The genes involved in the Noonan Spectrum of disorders include PTPN11, SOS1, KRAS, NRAS, HRAS, RAF1, BRAF, SHOC2, MAP2K2, MAP2K1, and CBL. These genes are all part of the Ras-mitogen activated protein kinase (MAPK) signaling pathway which is involved in cell growth, differentiation, and apoptosis. A recurrent mutation in the SHOC2 gene (p.Ser2Gly) has been identified in the subgroup of patients with Noonan-like syndrome with loose anagen hair. Mutations in these disorders are all inherited in an autosomal dominant pattern, although many cases are de novo.
Analysis for mutations in the open reading frame of 11 genes (PTPN11, RAF1, SOS1, KRAS, NRAS, HRAS, BRAF, MAP2K2, MAP2K1, SHOC2, and CBL) involves PCR amplification of the coding region by Raindance technology followed by massively parallel sequencing on the MiSeq. Sequences are first aligned to the reference genome using the Burrows-Wheeler Alignment tool followed by SAMtools analysis. Targets not meeting sufficient depth of coverage criteria are sequenced by the Sanger sequencing. Subsequent analysis and annotation of variants was performed using customized bioinformatics pipeline. The presence of any potentially disease causing variant is confirmed by Sanger sequencing. Sequences are analyzed on an automated DNA sequencer (Life Technologies) and compared with control sequences. Sequence variations are classified into categories of disease causing mutations, benign variants, or variations of unknown clinical significance. Variants of unknown clinical significance may require additional studies.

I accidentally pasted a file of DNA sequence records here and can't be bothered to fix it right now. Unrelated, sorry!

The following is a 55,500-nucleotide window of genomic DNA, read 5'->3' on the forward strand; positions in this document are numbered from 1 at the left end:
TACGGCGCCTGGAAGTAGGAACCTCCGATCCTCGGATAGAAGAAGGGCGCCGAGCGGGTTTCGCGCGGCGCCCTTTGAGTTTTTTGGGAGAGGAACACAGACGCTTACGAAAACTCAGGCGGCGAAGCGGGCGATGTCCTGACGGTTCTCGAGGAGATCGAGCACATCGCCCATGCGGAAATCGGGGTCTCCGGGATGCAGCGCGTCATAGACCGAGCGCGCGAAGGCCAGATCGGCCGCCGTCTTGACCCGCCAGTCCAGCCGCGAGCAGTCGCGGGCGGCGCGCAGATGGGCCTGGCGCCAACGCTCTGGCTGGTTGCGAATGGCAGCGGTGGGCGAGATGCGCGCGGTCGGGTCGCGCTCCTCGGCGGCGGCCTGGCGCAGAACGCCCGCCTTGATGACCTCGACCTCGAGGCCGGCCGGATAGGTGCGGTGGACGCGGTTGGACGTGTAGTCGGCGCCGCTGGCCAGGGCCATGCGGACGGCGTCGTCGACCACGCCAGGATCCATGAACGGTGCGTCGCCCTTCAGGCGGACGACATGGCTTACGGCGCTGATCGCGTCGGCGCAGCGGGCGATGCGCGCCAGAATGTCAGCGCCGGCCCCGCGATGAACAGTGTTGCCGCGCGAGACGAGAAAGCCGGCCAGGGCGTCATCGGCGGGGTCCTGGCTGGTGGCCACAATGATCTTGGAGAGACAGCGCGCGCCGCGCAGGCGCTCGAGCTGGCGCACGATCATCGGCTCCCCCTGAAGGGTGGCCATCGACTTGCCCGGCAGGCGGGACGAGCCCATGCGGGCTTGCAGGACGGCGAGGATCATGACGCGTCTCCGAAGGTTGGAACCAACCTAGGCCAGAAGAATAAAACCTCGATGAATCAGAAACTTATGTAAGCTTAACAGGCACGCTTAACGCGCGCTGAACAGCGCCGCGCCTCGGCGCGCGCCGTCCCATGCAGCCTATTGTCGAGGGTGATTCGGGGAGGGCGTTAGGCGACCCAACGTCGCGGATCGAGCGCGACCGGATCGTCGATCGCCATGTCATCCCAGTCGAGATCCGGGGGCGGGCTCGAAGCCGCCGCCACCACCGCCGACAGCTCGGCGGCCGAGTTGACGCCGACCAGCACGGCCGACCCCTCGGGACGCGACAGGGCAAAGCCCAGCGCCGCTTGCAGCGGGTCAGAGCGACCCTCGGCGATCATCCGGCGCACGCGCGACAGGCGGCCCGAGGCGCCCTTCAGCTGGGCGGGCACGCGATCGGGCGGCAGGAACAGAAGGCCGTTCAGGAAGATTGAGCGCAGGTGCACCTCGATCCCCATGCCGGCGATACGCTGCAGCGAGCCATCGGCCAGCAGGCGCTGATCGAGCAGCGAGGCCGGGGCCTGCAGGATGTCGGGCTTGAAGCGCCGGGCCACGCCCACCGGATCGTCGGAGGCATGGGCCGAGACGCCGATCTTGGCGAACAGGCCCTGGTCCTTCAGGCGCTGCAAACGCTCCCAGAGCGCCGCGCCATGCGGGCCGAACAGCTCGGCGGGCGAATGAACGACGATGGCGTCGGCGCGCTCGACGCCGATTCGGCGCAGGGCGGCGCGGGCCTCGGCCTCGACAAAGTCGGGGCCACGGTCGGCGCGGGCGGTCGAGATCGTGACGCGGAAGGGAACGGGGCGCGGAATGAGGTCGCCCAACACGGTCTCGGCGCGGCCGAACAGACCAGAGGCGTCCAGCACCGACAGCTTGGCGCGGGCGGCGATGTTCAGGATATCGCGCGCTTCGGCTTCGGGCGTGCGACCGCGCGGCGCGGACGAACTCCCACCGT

Sensitivity: This assay has greater than 99.7% sensitivity for detecting substitution variants and 1- 4 bp indels. Indels are typically not identified in the Noonan spectrum of disorders.
Reference Range: Mutations within the promoter regions, deep intronic regions or regulatory elements would also not be detected by this assay.
Sanger sequencing for individual Noonan Spectrum genes is also available.
Pathogenic mutations are identified in ~65-75% of individuals with a clinical diagnosis of Noonan syndrome, 90% of individuals with LEOPARD syndrome, 85% of cases with Costello syndrome and 90% of mutations in Cardiofaciocutaneous syndrome. The detection rate for Noonan-like syndrome with loose anagen hair is still unknown.
Sanger sequencing for individual genes is also available.
Noonan-like dysmorphology has been reported in Legius syndrome patients with mutations in the SPRED1 gene. Testing for SPRED1 gene is offered in MGL.
Test results with interpretation will be mailed and/or faxed to the referring physician or send out lab following completion of the test. Additional reports will be provided as requested.
The clinical utility of the assay is to support a clinical diagnosis of the disease, facilitate genetic counseling, and assess the risk to other first degree relatives and to facilitate testing of at - risk family members.
Whole blood in EDTA purple top tubes is the preferred sample. High molecular weight genomic DNA, cheek epithelial cells, or other samples containing DNA may be acceptable. Contact the laboratory for specific instructions regarding such samples before sending the sample.